Car reviews - Subaru - Liberty - sedan/wagon range
Dynamics, space, refinement, ride, practicality, safety, stability, ease of operation, CVT’s economy and responsiveness, rocketship GT’s overall brilliance
Room for improvement
Styling too similar between models, lower models’ plasticky cabin presentation, dowdy exterior styling, lack of old car’s premium feel
9 Sep 2009
DID you know that ‘Liberty’ is a name that is reserved only for Australian-bound versions of Subaru’s mid-sized family car?
Elsewhere it has always been known as the Legacy but – wisely sensing how adversely this name would affect RSL members if they saw it on a Japanese car – the Fuji Heavy Industries-owned company went for Liberty instead back in the latter half of 1989.
But Liberty as a name now seems more appropriate than ever in the presence of the almost all-new, fifth-generation model that has been released in Australia this week.
You see, Subaru has aimed its “midsizer” – that is in all dimensions larger (as well as cheaper and easier to build) than the previous version – straight for the North American family car heartland.
Chief engineer Takeshi Tachimori admits that a change was needed to lure more of the sort of buyers that would otherwise settle for a Honda Accord or Toyota Camry, so Subaru could “win more friends” – but without necessarily alienating the more traditional Liberty demographic.
Hence, to lure the former, Subaru stretched and widened the wheelbase and body to liberate as much room inside as possible. It refined the car with a novel engine cradle mount, got rid of those pesky frameless side windows for quieter regular-Joe door sashes, made the whole structure stronger, eliminated as many noise pathways as possible and then created a conservative design.
Now, we always felt that past Liberty models had a touch of the Audi A4 about the way they looked and were presented, but now – as a result of this Americanisation of a Japanese-designed car – the Subaru is much more in the Camry mindset.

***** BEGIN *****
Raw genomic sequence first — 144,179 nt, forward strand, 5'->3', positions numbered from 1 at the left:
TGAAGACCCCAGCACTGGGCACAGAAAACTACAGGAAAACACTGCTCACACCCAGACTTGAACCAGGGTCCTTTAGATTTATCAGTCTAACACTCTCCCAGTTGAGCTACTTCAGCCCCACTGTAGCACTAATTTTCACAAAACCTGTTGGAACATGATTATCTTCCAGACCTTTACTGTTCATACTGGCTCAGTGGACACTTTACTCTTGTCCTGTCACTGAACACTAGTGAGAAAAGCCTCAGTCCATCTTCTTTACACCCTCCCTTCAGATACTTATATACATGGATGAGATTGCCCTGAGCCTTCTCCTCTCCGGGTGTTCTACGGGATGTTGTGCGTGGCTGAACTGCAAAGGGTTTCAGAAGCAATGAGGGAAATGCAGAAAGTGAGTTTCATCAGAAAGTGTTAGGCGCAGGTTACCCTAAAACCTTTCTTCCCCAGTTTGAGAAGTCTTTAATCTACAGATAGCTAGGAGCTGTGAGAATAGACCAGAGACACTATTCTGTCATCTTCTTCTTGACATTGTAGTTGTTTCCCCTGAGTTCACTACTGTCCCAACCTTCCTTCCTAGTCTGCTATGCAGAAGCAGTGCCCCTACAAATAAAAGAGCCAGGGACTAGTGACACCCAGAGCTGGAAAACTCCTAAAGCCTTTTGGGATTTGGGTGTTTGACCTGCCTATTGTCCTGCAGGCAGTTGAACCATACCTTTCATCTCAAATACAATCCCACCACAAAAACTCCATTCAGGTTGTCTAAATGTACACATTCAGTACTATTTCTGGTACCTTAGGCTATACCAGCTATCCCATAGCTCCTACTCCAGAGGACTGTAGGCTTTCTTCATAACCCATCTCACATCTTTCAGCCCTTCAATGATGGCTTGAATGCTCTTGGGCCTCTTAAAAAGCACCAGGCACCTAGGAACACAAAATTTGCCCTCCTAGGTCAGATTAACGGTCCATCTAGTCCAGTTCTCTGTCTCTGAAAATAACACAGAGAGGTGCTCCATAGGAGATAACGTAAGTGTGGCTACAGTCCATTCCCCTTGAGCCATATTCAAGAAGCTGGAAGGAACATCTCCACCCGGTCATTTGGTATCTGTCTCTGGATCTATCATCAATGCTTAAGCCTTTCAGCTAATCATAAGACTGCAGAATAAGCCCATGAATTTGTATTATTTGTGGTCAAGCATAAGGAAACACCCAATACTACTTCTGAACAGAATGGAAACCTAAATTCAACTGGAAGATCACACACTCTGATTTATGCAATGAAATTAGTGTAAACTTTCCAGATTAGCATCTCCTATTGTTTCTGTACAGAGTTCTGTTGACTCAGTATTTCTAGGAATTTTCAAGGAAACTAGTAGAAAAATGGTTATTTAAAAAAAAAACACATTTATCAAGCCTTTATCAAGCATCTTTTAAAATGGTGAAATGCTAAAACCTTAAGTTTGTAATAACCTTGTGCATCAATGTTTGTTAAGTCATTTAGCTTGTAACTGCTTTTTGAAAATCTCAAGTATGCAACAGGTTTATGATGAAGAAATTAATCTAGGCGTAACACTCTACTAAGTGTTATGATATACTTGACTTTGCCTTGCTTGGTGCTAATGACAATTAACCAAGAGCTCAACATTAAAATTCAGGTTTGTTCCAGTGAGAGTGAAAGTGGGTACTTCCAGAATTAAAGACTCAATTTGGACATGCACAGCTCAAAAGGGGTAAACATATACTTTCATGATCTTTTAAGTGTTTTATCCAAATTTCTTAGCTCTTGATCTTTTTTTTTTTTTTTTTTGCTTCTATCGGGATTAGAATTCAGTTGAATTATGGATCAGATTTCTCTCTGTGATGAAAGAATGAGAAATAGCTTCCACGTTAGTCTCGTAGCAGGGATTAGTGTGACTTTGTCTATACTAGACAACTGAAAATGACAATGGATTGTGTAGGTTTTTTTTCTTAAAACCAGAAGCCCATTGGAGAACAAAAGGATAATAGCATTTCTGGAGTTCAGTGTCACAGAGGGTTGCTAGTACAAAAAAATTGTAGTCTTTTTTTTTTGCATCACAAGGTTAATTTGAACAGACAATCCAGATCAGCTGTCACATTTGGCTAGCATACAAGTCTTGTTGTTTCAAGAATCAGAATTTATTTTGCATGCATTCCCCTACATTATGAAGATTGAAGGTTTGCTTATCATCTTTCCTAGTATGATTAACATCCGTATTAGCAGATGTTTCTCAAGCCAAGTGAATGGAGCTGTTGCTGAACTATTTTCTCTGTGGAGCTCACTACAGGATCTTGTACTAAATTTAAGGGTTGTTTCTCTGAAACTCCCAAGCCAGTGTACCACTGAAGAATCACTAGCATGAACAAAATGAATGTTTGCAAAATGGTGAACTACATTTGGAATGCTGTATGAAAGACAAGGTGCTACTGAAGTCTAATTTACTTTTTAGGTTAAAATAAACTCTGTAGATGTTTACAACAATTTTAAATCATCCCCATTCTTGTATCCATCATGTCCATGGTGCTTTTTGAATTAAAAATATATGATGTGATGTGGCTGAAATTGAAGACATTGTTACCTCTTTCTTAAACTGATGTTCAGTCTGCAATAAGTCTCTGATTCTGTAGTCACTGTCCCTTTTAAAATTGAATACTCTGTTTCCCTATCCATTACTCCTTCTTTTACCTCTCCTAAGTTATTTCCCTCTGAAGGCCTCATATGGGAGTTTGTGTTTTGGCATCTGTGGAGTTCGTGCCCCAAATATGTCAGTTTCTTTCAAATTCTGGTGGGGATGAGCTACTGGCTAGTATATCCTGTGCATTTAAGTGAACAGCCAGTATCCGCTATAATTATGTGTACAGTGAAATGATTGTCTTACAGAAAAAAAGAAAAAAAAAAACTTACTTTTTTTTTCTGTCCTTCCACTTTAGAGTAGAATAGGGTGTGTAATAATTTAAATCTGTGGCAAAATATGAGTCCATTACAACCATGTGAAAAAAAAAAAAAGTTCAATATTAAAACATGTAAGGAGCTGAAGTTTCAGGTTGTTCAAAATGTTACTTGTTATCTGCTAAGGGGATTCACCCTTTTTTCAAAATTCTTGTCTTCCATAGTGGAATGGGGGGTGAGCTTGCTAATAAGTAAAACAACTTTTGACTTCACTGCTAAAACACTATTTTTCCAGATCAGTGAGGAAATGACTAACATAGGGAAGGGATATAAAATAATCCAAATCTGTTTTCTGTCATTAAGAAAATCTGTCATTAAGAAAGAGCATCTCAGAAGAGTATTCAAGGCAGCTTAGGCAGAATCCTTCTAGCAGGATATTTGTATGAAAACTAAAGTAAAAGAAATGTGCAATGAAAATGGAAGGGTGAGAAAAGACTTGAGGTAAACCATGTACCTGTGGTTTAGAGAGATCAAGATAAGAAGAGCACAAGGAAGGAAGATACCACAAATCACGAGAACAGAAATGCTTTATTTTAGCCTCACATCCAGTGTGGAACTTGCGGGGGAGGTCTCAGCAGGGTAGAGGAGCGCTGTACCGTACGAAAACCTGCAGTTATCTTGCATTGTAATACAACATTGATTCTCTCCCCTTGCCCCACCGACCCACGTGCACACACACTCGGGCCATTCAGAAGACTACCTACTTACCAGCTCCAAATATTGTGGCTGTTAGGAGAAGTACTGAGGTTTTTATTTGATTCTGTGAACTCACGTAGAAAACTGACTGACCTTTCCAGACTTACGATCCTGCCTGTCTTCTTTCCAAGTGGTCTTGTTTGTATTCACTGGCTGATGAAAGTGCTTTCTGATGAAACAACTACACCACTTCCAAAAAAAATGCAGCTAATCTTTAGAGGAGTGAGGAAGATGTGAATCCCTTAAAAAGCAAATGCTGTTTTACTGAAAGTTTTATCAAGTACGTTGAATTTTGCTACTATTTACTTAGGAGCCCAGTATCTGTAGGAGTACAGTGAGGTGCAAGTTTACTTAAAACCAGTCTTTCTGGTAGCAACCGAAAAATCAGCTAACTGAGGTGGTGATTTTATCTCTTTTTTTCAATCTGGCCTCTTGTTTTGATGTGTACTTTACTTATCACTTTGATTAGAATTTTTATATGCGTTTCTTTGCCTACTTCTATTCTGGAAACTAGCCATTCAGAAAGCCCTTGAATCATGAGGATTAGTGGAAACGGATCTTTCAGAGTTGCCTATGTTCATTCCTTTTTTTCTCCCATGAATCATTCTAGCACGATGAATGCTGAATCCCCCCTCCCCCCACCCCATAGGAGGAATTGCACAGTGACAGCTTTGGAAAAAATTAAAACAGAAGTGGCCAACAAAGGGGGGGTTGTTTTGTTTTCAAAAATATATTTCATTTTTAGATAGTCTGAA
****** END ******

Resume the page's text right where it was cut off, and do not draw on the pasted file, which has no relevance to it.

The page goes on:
As Mr Tachimori told us this week, many of the sort of people who have bought the Liberty in the past for the brilliant way it drove are now well into their 50s – so this conservative new approach neatly explains how Subaru plans to lure the previous models’ more traditional demographic.
Anyway you look at it, sporty and dynamic … the MY10 Liberty ain’t.
Step inside though and suddenly some of the changes really do make sense.
For instance, there is a stack more space in every direction, from the driver’s seat adjustment to the vast rear bench with its plentiful knee, head, shoulder and legroom. Eliminating the sedan’s ‘sixth’ side window means that bigger doors that now open wider than ever can be fitted, making the Liberty liberal in its lounging capabilities.
But in the base 2.5i models the Camryfication of the series continues with a fascia that does not feel premium at all.
Yes, the actual look and design is smarter than before, with neat instrumentation (save for an idiotic ‘eco’ gauge that is a throwback to the Holden Camira’s dreaded Econo-gauge), a pleasant centre console design and nice use of metallic-look trim in some areas, but – gee – have Subaru even bothered to peer inside the similarly priced Accord Euro, let alone a base-model VW Golf?
The plastics look coarse and feel hollow, but the cheap-looking seat fabric particularly put us off. And what’s with the downmarket airline-style front seat backings and their accompanying storage nets?
Thankfully, ascending the range into leather upholstered models such as the GT brought much welcome tactility relief, as the hide – along with other details such as the lacquered dash trim and McIntosh audio upgrade – do much to reinstate some of that AWOL premiumness inside.
However, the Audi A4 analogy is by now a distant memory … until you actually drive the latest Liberty.